Ross: Tax Cuts First, Then We’ll Get to Trade Issues Like Steel Imports

Elizabeth Brotherton-Bunch

Elizabeth Brotherton-Bunch Digital Media Director, Alliance for American Manufacturing

Commerce Secretary Wilbur Ross told CNBC on Friday morning that the long-delayed national investigations into steel and aluminum imports won’t be released until after Congress deals with tax reform.

Ross’s statement comes just two days after he met via phone with steelworkers who were in Washington to urge the administration to release the “Section 232” investigations as soon as possible. Tom Conway, the international vice president of the United Steelworkers, told Inside U.S. Trade after the meeting that Ross “wants to release [the report] as soon as he can.”

But it now appears steel and aluminum workers will have to wait until a massive tax overhaul works its way through Congress before they get any relief.

Ross said on CNBC that the Trump administration doesn’t “want to do things that will unnecessarily irritate the Senate” – i.e., Republicans whose votes are needed on taxes but who also tend to be opposed to action on imports. Along with delaying the Section 232 investigations, CNBC reports the administration is also “softening its stance” on key trade issues like NAFTA and a trade deal with South Korea.

Meanwhile, steelworkers from Alabama to Michigan to Indiana and beyond continue to cope with job losses and plant closures as imports surge into the country. Since the two “Section 232” imports investigations were launched in April, steel imports alone are up more than 21 percent.

"By public affirming a delay in the Section 232 review and relief, the administration may be laying out a welcome mat for a surge in steel imports," said Scott Paul, president of the Alliance for American Manufacturing. "This is a mistake."

Paul noted that the rationale of the Trump administration's decision doesn't make much sense.

"A Republican Senator is going to oppose corporate tax relief because of a steel trade action? Unlikely," Paul said. "Good luck selling that to American factory workers."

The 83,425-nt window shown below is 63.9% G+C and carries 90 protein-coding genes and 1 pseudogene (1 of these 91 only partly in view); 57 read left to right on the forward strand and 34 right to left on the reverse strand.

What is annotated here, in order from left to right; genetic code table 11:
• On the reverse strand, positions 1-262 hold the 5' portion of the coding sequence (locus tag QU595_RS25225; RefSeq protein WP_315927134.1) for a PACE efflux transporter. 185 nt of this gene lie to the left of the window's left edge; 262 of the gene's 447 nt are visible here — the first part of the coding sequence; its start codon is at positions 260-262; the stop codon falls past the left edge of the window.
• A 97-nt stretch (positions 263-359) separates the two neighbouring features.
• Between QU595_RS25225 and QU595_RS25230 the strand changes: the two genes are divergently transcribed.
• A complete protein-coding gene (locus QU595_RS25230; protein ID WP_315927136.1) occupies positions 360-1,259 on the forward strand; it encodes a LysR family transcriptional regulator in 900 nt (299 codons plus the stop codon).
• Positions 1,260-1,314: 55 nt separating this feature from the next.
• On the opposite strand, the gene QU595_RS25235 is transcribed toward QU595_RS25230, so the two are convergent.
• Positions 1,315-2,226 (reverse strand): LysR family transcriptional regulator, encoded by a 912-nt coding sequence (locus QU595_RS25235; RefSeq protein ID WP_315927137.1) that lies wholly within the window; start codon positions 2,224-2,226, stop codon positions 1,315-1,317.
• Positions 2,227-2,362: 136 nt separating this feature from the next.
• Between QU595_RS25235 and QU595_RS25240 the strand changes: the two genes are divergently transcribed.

Indeed. If the imports continue unchecked, more plants are likely to shut down – and more jobs will be lost. The ongoing crisis already has been devastating to working class communities across the country, like the mining community supported by Minnesota’s Iron Range.

“We’ve been through a pretty tough last couple of years. We’ve had a lot of plant shutdowns, layoffs,” said Cliff Tobey, who represents Iron Range workers as president of USW Local 2660. “Matter of fact, my plant, we just got up and running after about a 20-month shutdown. Very, very hard on our members and their families.”

The situation is similar at U.S. Steel Gary Works in Indiana, reports William “Billy” McCaul.

“The impact on the region, Northwest Indiana, is very deep. One steelworker probably is about seven other jobs in the community. I mean, that’s your barber, your doctor, your grocer,” he said. “And so one steelworker job impacts deep, the region, and then overall the state of Indiana, and then, too, the United States of America. It’s a chain.”

Terra Samuel, who works at ArcelorMittal Indiana Harbor near Chicago, also came to D.C. this week. She said that if the investigation is “not wrapped up soon, we may end up in a lot of trouble.”

“If nothing’s done… it’s just going to get worse,” Samuel said, noting that if dumped imports reach a certain level, it might not be possible for U.S. industry to cope. “I mean, when you’re looking at steel, you’re looking at cars, you’re looking at infrastructure, you’re looking at all kinds of impact, national security. So, it hurts us in so many ways. If we can get a handle on it now, it’ll be the best thing for us to do.”


Reposted from AAM

Posted In: Allied Approaches, From Alliance for American Manufacturing

Union Matters

An Invitation to Sunny Miami. What Could Be Bad?

Sam Pizzigati

Sam Pizzigati Editor, Too Much online magazine

If a billionaire “invites” you somewhere, you’d better go. Or be prepared to suffer the consequences. This past May, hedge fund kingpin Carl Icahn announced in a letter to his New York-based staff of about 50 that he would be moving his business operations to Florida. But the 83-year-old Icahn assured his staffers they had no reason to worry: “My employees have always been very important to the company, so I’d like to invite you all to join me in Miami.” Those who go south, his letter added, would get a $50,000 relocation benefit “once you have established your permanent residence in Florida.” Those who stay put, the letter continued, can file for state unemployment benefits, a $450 weekly maximum that “you can receive for a total of 26 weeks.” What about severance from Icahn Enterprises? The New York Post reported last week that the two dozen employees who have chosen not to uproot their families and follow Icahn to Florida “will be let go without any severance” when the billionaire shutters his New York offices this coming March. Bloomberg currently puts Carl Icahn’s net worth at $20.5 billion.


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Health Care Should Not Be A Bargaining Weapon

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